Then there is the government, whose absolute inability to craft any credible fiscal policy has hit record levels in the past years. Why? "Get to work Mr. Chairman" - after all why should politicians expose themselves to the risk of voter ire if the Fed can simply boost stocks higher and make it seem that all is well.

Adding to the uncertainty is the continuing cloud over our nation's fiscal policy. The most recent round of budget deliberations has certainly been a welcome relief from the recurrent legislative cliffhangers of the last several years. The lower odds of an imminent fiscal showdown may ease some business and consumer concerns, and that may aid growth. But overall government spending has been declining lately, and, given continuing fiscal pressures, that category is likely to make little, if any, contribution to GDP growth in coming years.

Next Lacker reminds the world of one more thing: even though the US budget deficit has improved in recent months, this is only a temporary phenomenon. Some time in 2015 the demographic tide will ebb and the amount of spending on welfare and benefit will explode.

From a longer-run perspective, it's worth noting that current law still implies an unsustainable path for federal expenditures and receipts. My fear is that the recent decline in the federal deficit will dampen the sense of urgency about fixing the longer-run budgetary imbalance. The sooner we resolve uncertainty about how the costs of those fixes will be allocated, the better off we will be, I believe. Dealing with the federal budget sooner rather than later would allow us to spread the cost out over time and reduce the ultimate burden. Moreover, it would remove a potentially important source of uncertainty hanging over investment and spending decisions.

Putting it all together, and Lacker gets 2014 GDP growth ofd 2%.

That leaves net exports, which for various reasons also are likely to contribute little to growth next year. Adding up all these categories of spending yields a forecast for GDP growth of just a little above 2 percent — not much different from what we've seen for the last three years.... The pickup in growth late last year is certainly a welcome development, and it may well be a harbinger of stronger growth ahead. But experience with similar growth spurts in the recent past suggests that it is too soon to make that call. My suspicion is that we will see growth subside this year to closer to 2 percent, about the rate we've seen since the Great Recession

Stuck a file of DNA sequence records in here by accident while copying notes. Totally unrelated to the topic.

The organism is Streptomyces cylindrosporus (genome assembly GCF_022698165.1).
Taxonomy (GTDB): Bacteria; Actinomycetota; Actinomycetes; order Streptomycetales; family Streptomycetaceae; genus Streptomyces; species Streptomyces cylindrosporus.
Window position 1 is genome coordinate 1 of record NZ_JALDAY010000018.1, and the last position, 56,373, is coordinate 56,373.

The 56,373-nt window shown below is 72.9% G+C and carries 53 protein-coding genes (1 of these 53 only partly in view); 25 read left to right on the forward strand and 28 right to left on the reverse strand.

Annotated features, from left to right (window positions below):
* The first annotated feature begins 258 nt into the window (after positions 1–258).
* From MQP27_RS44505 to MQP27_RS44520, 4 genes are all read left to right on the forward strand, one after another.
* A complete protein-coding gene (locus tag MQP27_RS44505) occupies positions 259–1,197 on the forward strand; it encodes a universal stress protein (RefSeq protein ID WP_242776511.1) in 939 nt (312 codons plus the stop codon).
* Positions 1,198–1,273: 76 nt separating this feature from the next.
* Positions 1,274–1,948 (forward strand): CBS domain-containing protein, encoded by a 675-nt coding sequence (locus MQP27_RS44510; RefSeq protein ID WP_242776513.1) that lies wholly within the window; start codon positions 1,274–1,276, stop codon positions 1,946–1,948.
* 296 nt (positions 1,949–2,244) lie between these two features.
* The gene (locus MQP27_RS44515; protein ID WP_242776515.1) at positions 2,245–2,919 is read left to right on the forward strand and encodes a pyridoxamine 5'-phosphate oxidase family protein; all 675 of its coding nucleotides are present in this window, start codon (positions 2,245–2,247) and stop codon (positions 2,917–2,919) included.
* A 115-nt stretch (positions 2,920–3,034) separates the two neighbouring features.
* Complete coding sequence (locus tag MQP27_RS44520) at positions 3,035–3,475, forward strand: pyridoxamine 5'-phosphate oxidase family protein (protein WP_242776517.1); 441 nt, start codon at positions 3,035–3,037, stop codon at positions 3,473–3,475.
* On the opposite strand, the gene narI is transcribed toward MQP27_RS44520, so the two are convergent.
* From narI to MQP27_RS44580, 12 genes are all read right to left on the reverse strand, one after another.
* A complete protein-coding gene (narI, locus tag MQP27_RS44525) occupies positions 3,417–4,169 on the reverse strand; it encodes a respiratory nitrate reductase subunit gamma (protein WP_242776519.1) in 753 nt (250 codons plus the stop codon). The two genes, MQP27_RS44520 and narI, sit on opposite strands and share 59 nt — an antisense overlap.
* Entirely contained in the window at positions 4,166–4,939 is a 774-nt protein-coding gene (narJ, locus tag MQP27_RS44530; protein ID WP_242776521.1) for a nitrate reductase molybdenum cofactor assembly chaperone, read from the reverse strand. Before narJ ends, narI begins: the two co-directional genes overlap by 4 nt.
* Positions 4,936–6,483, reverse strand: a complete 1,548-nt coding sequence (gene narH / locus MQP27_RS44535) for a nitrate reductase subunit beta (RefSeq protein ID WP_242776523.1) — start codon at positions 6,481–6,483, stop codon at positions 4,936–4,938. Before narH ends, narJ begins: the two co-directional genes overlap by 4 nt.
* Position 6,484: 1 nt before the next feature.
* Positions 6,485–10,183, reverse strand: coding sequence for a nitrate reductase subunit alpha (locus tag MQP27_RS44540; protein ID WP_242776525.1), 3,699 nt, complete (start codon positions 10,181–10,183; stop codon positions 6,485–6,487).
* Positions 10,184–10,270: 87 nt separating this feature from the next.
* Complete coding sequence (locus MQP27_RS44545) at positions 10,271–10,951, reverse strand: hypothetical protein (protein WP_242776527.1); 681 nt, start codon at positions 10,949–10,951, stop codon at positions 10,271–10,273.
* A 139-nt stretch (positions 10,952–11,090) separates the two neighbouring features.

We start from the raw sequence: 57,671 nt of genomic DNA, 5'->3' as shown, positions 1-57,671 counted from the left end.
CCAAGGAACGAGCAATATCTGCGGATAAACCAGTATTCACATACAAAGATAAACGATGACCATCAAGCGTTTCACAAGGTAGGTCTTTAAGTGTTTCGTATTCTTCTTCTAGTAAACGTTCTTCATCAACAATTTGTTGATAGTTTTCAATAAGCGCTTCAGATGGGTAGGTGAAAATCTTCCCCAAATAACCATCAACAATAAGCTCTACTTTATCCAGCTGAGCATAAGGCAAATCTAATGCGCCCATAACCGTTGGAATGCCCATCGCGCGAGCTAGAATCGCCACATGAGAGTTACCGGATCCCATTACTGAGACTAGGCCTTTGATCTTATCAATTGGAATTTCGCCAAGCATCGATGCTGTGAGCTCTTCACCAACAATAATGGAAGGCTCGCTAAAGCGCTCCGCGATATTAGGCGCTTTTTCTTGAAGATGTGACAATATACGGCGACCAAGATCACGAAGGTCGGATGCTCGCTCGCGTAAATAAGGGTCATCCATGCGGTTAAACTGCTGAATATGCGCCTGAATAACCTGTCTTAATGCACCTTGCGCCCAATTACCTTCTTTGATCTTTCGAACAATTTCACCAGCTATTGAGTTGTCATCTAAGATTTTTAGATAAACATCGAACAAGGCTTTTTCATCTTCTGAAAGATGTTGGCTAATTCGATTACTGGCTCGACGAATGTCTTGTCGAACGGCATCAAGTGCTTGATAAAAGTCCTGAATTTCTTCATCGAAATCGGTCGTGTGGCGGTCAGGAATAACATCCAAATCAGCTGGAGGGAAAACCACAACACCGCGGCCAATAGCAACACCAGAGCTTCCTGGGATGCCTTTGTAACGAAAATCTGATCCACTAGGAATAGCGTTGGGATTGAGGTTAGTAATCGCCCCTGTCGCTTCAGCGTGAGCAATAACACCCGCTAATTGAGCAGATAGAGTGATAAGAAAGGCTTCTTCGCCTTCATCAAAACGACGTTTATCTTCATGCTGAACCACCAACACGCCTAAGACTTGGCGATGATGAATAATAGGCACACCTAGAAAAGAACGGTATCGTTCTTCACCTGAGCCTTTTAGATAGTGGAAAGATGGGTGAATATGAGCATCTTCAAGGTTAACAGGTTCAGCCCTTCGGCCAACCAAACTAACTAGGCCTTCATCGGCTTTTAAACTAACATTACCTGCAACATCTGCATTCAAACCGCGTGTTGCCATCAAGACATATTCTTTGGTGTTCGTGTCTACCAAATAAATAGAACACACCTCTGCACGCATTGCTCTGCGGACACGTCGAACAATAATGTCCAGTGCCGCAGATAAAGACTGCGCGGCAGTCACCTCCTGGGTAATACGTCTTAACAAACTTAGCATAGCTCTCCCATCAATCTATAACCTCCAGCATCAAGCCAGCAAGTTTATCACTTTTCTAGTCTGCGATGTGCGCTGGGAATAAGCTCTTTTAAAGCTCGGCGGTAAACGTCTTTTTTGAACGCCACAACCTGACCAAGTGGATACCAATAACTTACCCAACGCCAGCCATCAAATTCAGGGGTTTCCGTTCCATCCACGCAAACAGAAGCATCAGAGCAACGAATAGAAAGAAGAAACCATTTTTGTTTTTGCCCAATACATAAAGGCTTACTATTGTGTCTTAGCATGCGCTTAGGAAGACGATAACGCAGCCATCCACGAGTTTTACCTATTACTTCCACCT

Even that will prove optimistic.

Comment viewing options

Select your preferred way to display the comments and click "Save settings" to activate your changes.
eclectic syncretist's picture

It's like Motown in the 60's..... the hits just keep on coming!

Arius's picture

how these people make it to the FED is beyond me ... get rid of him!


if they dont believe in the US, they better leave the ship!

nightshiftsucks's picture

Wow Airus, you're a fucking idiot.Only someone as fucking stupid as you would believe in the corrupt USA.We were once great now no more.

Keyser's picture

He must not have gotten the memo that he is not supposed to be telling the truth. 

To those of you who still think the US is the greatest thing since sliced bread, good luck with that. 

Arius's picture


i believe the duty of the captain is not to point that there might be leaks on the ship ... but to go down with the ship if necessary!

Oh regional Indian's picture

This Lacker is no slacker. But the system always has a Kucinich/RP type to be the limited hangout for the rest.

Statiing the stunningly obvious, raised to a fine art. Also false outrage.




Spastica Rex's picture

If only one guy says there's a problem, or asks questions, he's a crackpot and a good example for everyone to see.

Our whole world is a story.


john39's picture

time for a new story teller.  this one is way beyond its use by date.

fonestar's picture

Only 2% growth?  == Fed Doomer